The Patients Association’s response to Patient Safety report
In a response to recent published reports on patient safety by the Care Quality Commission (CQC), The National Institute for Health and Care Excellence (NICE) and the NHS, the Patients Association this week called on the Government to urgently address some of the failings that continue to compromise the safety and well-being of patients.
Katherine Murphy, Chief Executive of The Patients Association, said:
“Over the past week the Patients Association has been concerned by a number of alarming reports regarding the safety of patients. The Care Quality Commission (CQC) revealed that 50 of the 105 hospitals it has inspected since November 2013 have been criticised over patient safety issues, whilst the NHS revealed that there were more than 165,000 incidents of harm reported over the past 12 months. The growing threat of antimicrobial resistance was also highlighted this week in NICE guidance, which calls on the NHS to curb inappropriate antibiotic prescriptions.
“The clear common thread from these separate reports is that patient safety is being seriously compromised. This is what we are being told on a daily basis, on our National Helpline from patients, public, and carers. The welfare of patients should always be the priority and the starting point for all treatments. There is an urgent need for a decisive change in culture and priority to put patient needs at the heart of the care sector, which is why the Patients Association is calling for an urgent review of patient safety.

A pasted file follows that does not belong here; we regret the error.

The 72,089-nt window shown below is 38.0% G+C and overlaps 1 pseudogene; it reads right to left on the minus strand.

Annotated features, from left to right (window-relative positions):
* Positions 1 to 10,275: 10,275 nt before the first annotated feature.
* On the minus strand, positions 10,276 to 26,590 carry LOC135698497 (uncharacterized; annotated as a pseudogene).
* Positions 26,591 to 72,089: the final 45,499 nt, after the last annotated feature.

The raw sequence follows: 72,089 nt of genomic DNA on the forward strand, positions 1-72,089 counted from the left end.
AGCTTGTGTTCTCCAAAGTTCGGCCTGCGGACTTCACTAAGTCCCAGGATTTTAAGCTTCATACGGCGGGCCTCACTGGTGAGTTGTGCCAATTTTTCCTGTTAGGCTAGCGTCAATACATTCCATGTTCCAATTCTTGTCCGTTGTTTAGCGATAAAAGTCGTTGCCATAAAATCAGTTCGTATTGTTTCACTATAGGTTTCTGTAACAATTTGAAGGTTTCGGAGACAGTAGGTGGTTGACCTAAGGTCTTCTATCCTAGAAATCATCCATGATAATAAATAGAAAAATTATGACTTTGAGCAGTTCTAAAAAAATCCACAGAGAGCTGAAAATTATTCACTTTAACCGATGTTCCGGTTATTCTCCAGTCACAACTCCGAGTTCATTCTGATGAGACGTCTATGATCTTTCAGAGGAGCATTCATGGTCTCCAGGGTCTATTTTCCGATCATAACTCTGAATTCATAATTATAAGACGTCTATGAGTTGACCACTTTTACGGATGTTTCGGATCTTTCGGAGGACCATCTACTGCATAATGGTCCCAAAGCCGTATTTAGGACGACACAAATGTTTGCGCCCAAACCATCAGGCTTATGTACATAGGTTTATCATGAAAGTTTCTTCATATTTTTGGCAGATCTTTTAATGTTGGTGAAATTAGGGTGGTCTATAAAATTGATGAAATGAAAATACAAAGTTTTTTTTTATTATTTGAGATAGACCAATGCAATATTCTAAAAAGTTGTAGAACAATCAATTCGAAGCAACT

“This is why together with Andrea Jenkyns MP we have established a new All-Party Parliamentary Group (APPG) for Patient Safety. The group will be looking in detail at all the issues we hear about on our Helpline affecting patient safety, from waiting times and bed shortages, to patient nutrition, medical errors, and safe staffing. We will be refocusing our attention on patient safety, beginning with an Inquiry into infection prevention – an area that clearly still needs to be addressed, particularly if we are to combat the rising threat of antimicrobial resistance.”